boxed batter (like Marie Calendar's) before setting the batter to bake.

...Picky ~JA~


Guess that's another way, and it sounds good. However, we always called it
gritted cornbread when it contained stone ground cornmeal and no flour.
The stone ground meal provides the grittiness.

Wayne, I've made it the way you describe, as well as with a mix of
flour and cornmeal. Both are quite good, though I'm not real fond of
the dryer corn-gritty one, though the off the cobs one can become too
chewy and also too dry if the corn becomes too old before using.

....Picky


Sheldon 08-07-2005 01:56 AM



JeanineAlyse wrote:
Robert Sparkman wrote:
Hello All,

Does anyone have a recipe for gritted cornbread?

thanks.

Robert

Basically, gritted cornbread can be made with any cornbread recipe or
mix, it's the addition of days-old, somewhat dried out corn off the cob
that is added to the mix to give it the "gritted" attribute. Grate the
corn off the cob using a common grater's largest holes. Try using a
six to six: six or so six days off the plant cobs for grating into a
boxed batter (like Marie Calendar's) before setting the batter to bake.


Total nonsense.

Actually where the OP says "gritted" he means coarser mealed
cornbread.... simply substitute part of the fine ground cornmeal in
your favorite recipe with medium ground cornmeal (I do 1/2 n' 1/2),
which will result in a grittier-chewier product... I much prefer gritty
cornbread/corn muffins too, in fact I detest the cakey/wussy kind like
you typically find in the US south.

Sheldon


Wayne Boatwright 08-07-2005 02:16 AM

On Thu 07 Jul 2005 05:38:45p, JeanineAlyse wrote in rec.food.cooking:



Wayne Boatwright wrote:
On Wed 06 Jul 2005 08:48:11p, JeanineAlyse wrote in rec.food.cooking:



Robert Sparkman wrote:
Hello All,

Does anyone have a recipe for gritted cornbread?

thanks.

Robert
Basically, gritted cornbread can be made with any cornbread recipe or
mix, it's the addition of days-old, somewhat dried out corn off the
cob that is added to the mix to give it the "gritted" attribute.
Grate the corn off the cob using a common grater's largest holes.
Try using a six to six: six or so six days off the plant cobs for
grating into a boxed batter (like Marie Calendar's) before setting
the batter to bake.

...Picky ~JA~


Guess that's another way, and it sounds good. However, we always
called it gritted cornbread when it contained stone ground cornmeal and
no flour. The stone ground meal provides the grittiness.

Wayne, I've made it the way you describe, as well as with a mix of
flour and cornmeal. Both are quite good, though I'm not real fond of
the dryer corn-gritty one, though the off the cobs one can become too
chewy and also too dry if the corn becomes too old before using.

...Picky


I think they're all good at some point, and I enjoy them. I was used to
the gritty one as my family has always made it that way, although it never
really seemed dry to me. When I use corn kernals, if they seem a litle
tough I whirl them briefly in the blender with the buttermilk. Seems to
help. The only variety I really don't like is one including flour.

Cheers!

--
Wayne Boatwright **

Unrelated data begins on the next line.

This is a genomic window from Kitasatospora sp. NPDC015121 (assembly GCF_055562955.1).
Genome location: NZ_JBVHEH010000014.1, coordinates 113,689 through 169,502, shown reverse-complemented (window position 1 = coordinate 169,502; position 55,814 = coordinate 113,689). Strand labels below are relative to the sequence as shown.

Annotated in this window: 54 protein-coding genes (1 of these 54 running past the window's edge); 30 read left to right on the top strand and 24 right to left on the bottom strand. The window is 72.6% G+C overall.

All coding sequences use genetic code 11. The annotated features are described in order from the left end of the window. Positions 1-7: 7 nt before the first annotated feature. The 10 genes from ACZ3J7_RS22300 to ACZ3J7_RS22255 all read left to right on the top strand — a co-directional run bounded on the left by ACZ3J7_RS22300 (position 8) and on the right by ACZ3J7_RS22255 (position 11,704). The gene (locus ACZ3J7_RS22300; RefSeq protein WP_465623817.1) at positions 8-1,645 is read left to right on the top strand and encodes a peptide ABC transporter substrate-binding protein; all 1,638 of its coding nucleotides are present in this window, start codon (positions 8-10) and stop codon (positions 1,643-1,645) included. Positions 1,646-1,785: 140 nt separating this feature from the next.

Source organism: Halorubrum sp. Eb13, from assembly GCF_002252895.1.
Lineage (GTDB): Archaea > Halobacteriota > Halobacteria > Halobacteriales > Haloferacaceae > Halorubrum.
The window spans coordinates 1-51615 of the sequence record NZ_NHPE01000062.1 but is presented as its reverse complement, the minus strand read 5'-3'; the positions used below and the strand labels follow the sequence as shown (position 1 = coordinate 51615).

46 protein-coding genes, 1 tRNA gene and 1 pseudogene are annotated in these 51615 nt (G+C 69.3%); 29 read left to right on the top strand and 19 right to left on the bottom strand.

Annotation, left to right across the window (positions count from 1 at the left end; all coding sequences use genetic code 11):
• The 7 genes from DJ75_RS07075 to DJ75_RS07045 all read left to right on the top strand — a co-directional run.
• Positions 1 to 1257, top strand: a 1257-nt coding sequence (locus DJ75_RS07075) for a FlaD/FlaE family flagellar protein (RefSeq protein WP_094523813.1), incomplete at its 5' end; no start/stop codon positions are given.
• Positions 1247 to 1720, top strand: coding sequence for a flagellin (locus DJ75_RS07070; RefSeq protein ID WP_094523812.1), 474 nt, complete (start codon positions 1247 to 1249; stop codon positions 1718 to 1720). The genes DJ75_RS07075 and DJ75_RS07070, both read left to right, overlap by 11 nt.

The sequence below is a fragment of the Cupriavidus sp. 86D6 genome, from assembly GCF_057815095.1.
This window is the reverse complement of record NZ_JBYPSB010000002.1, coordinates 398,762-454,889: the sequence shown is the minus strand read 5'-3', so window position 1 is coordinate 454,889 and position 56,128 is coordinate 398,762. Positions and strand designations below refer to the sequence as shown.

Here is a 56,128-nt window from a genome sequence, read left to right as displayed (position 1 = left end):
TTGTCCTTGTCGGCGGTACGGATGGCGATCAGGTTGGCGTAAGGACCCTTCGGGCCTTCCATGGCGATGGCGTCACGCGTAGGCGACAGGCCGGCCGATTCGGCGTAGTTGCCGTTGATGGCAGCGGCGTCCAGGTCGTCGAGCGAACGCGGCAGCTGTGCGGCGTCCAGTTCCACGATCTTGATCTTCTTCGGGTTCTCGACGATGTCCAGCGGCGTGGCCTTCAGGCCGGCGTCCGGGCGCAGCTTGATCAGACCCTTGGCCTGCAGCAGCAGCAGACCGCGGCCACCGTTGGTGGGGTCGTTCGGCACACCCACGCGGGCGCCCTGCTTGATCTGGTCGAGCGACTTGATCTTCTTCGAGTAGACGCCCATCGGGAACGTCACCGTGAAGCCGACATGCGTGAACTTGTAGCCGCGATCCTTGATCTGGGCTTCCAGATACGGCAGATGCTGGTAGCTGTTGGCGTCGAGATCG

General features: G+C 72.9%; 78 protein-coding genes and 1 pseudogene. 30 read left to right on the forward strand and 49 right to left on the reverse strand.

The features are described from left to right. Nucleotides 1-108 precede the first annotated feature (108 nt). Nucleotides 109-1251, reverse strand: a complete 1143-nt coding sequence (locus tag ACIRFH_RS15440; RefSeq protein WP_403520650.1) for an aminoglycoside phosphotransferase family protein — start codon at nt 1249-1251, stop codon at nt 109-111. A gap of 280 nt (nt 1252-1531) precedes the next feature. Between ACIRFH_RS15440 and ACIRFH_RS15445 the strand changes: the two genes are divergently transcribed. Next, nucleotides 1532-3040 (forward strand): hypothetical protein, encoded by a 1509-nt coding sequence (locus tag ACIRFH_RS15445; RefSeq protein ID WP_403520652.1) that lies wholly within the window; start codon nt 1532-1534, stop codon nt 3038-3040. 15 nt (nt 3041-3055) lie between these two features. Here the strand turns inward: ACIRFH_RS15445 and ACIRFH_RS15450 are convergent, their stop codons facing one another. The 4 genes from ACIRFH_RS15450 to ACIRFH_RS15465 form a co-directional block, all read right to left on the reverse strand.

____________________________________________

Give me a smart idiot over a stupid genius any day.
Sam Goldwyn, 1882-1974


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jmcquown 08-07-2005 05:27 AM

Sheldon wrote:
JeanineAlyse wrote:
Robert Sparkman wrote:
Hello All,

Does anyone have a recipe for gritted cornbread?

thanks.

Robert

Basically, gritted cornbread can be made with any cornbread recipe or
mix, it's the addition of days-old, somewhat dried out corn off the
cob that is added to the mix to give it the "gritted" attribute.
Grate the corn off the cob using a common grater's largest holes.
Try using a six to six: six or so six days off the plant cobs for
grating into a boxed batter (like Marie Calendar's) before setting
the batter to bake.


Total nonsense.

Actually where the OP says "gritted" he means coarser mealed
cornbread.... simply substitute part of the fine ground cornmeal in
your favorite recipe with medium ground cornmeal (I do 1/2 n' 1/2),
which will result in a grittier-chewier product... I much prefer
gritty cornbread/corn muffins too, in fact I detest the cakey/wussy
kind like you typically find in the US south.

Sheldon


Oh dear. You're wrong about the cakey/wussy kind in the U.S. South. In
fact, it's much more likely you'll find cakey/wussy cornbread with way too
much sugar up in your neck of the woods. :)

Jill



Jean B. 08-07-2005 05:23 PM

JeanineAlyse wrote:


Wayne Boatwright wrote:

On Wed 06 Jul 2005 08:48:11p, JeanineAlyse wrote in rec.food.cooking:



Robert Sparkman wrote:

Hello All,

Does anyone have a recipe for gritted cornbread?

thanks.

Robert

Basically, gritted cornbread can be made with any cornbread recipe or
mix, it's the addition of days-old, somewhat dried out corn off the cob
that is added to the mix to give it the "gritted" attribute. Grate the
corn off the cob using a common grater's largest holes. Try using a
six to six: six or so six days off the plant cobs for grating into a
boxed batter (like Marie Calendar's) before setting the batter to bake.

...Picky ~JA~


Guess that's another way, and it sounds good. However, we always called it
gritted cornbread when it contained stone ground cornmeal and no flour.
The stone ground meal provides the grittiness.


Wayne, I've made it the way you describe, as well as with a mix of
flour and cornmeal. Both are quite good, though I'm not real fond of
the dryer corn-gritty one, though the off the cobs one can become too
chewy and also too dry if the corn becomes too old before using.

...Picky

You can have the best of all worlds by substituting masa harina for the
flour. (IMHO, anyway)

--
Jean B.

Jean B. 08-07-2005 05:25 PM

Sheldon wrote:

Actually where the OP says "gritted" he means coarser mealed
cornbread.... simply substitute part of the fine ground cornmeal in
your favorite recipe with medium ground cornmeal (I do 1/2 n' 1/2),
which will result in a grittier-chewier product... I much prefer gritty
cornbread/corn muffins too, in fact I detest the cakey/wussy kind like
you typically find in the US south.

Sheldon

I agree. That cake-like sweet cornbread is just awful! I want a
cornbread with texture and a nice corn flavor.

--
Jean B.